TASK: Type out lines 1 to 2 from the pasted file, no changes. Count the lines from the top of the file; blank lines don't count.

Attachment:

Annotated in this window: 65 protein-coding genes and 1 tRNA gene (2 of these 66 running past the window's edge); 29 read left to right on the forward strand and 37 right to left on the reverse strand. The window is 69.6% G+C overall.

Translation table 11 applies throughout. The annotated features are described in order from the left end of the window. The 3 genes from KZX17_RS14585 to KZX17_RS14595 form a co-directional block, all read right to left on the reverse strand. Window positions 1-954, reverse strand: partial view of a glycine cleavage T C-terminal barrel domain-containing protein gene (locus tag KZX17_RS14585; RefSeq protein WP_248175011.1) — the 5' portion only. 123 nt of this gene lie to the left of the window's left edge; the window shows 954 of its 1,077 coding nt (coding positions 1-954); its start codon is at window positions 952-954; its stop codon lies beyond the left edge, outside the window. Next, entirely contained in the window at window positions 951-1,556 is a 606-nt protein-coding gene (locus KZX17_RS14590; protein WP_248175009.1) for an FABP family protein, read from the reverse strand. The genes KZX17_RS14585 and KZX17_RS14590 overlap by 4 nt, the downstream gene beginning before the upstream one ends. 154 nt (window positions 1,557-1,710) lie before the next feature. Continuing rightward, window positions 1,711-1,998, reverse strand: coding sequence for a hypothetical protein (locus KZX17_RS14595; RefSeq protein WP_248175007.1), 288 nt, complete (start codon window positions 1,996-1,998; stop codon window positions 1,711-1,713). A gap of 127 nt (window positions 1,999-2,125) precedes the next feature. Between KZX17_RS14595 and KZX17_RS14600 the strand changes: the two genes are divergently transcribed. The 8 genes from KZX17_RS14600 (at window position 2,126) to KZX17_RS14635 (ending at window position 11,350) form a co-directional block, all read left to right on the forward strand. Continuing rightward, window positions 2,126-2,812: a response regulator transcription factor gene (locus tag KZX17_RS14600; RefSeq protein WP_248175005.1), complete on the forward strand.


Annotated in this window: 65 protein-coding genes and 1 tRNA gene (2 of these 66 running past the window's edge); 29 read left to right on the forward strand and 37 right to left on the reverse strand. The window is 69.6% G+C overall.

Translation table 11 applies throughout. The annotated features are described in order from the left end of the window. The 3 genes from KZX17_RS14585 to KZX17_RS14595 form a co-directional block, all read right to left on the reverse strand. Window positions 1-954, reverse strand: partial view of a glycine cleavage T C-terminal barrel domain-containing protein gene (locus tag KZX17_RS14585; RefSeq protein WP_248175011.1) — the 5' portion only. 123 nt of this gene lie to the left of the window's left edge; the window shows 954 of its 1,077 coding nt (coding positions 1-954); its start codon is at window positions 952-954; its stop codon lies beyond the left edge, outside the window. Next, entirely contained in the window at window positions 951-1,556 is a 606-nt protein-coding gene (locus KZX17_RS14590; protein WP_248175009.1) for an FABP family protein, read from the reverse strand. The genes KZX17_RS14585 and KZX17_RS14590 overlap by 4 nt, the downstream gene beginning before the upstream one ends. 154 nt (window positions 1,557-1,710) lie before the next feature. Continuing rightward, window positions 1,711-1,998, reverse strand: coding sequence for a hypothetical protein (locus KZX17_RS14595; RefSeq protein WP_248175007.1), 288 nt, complete (start codon window positions 1,996-1,998; stop codon window positions 1,711-1,713). A gap of 127 nt (window positions 1,999-2,125) precedes the next feature. Between KZX17_RS14595 and KZX17_RS14600 the strand changes: the two genes are divergently transcribed. The 8 genes from KZX17_RS14600 (at window position 2,126) to KZX17_RS14635 (ending at window position 11,350) form a co-directional block, all read left to right on the forward strand. Continuing rightward, window positions 2,126-2,812: a response regulator transcription factor gene (locus tag KZX17_RS14600; RefSeq protein WP_248175005.1), complete on the forward strand.